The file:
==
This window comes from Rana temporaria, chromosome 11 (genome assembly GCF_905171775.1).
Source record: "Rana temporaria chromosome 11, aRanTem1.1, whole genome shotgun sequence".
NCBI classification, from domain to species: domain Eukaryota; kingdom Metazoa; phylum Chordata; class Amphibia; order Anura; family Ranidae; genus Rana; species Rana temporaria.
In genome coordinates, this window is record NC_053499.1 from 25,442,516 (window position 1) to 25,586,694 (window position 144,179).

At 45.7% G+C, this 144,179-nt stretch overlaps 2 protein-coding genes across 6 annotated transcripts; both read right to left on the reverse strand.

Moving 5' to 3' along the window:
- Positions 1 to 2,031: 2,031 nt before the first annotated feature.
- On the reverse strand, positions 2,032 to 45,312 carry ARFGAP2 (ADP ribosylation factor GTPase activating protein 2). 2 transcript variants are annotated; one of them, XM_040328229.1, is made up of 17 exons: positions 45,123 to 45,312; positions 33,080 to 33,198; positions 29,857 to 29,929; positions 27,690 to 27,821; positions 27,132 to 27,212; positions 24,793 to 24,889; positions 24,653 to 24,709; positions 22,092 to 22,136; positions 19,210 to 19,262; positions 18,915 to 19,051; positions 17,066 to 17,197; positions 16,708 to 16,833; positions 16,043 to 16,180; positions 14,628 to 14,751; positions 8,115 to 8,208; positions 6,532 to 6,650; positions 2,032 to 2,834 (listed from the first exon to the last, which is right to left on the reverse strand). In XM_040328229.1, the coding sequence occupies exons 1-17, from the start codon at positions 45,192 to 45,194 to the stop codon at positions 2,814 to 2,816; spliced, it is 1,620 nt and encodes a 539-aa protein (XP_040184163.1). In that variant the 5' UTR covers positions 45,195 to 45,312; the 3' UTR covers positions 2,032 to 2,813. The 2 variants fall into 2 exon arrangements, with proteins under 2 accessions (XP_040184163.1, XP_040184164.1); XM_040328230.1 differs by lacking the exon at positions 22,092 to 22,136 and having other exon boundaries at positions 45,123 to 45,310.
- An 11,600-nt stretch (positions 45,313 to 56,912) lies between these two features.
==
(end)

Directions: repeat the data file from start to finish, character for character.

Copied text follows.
This window comes from Rana temporaria, chromosome 11 (genome assembly GCF_905171775.1).
Source record: "Rana temporaria chromosome 11, aRanTem1.1, whole genome shotgun sequence".
NCBI classification, from domain to species: domain Eukaryota; kingdom Metazoa; phylum Chordata; class Amphibia; order Anura; family Ranidae; genus Rana; species Rana temporaria.
In genome coordinates, this window is record NC_053499.1 from 25,442,516 (window position 1) to 25,586,694 (window position 144,179).

At 45.7% G+C, this 144,179-nt stretch overlaps 2 protein-coding genes across 6 annotated transcripts; both read right to left on the reverse strand.

Moving 5' to 3' along the window:
- Positions 1 to 2,031: 2,031 nt before the first annotated feature.
- On the reverse strand, positions 2,032 to 45,312 carry ARFGAP2 (ADP ribosylation factor GTPase activating protein 2). 2 transcript variants are annotated; one of them, XM_040328229.1, is made up of 17 exons: positions 45,123 to 45,312; positions 33,080 to 33,198; positions 29,857 to 29,929; positions 27,690 to 27,821; positions 27,132 to 27,212; positions 24,793 to 24,889; positions 24,653 to 24,709; positions 22,092 to 22,136; positions 19,210 to 19,262; positions 18,915 to 19,051; positions 17,066 to 17,197; positions 16,708 to 16,833; positions 16,043 to 16,180; positions 14,628 to 14,751; positions 8,115 to 8,208; positions 6,532 to 6,650; positions 2,032 to 2,834 (listed from the first exon to the last, which is right to left on the reverse strand). In XM_040328229.1, the coding sequence occupies exons 1-17, from the start codon at positions 45,192 to 45,194 to the stop codon at positions 2,814 to 2,816; spliced, it is 1,620 nt and encodes a 539-aa protein (XP_040184163.1). In that variant the 5' UTR covers positions 45,195 to 45,312; the 3' UTR covers positions 2,032 to 2,813. The 2 variants fall into 2 exon arrangements, with proteins under 2 accessions (XP_040184163.1, XP_040184164.1); XM_040328230.1 differs by lacking the exon at positions 22,092 to 22,136 and having other exon boundaries at positions 45,123 to 45,310.
- An 11,600-nt stretch (positions 45,313 to 56,912) lies between these two features.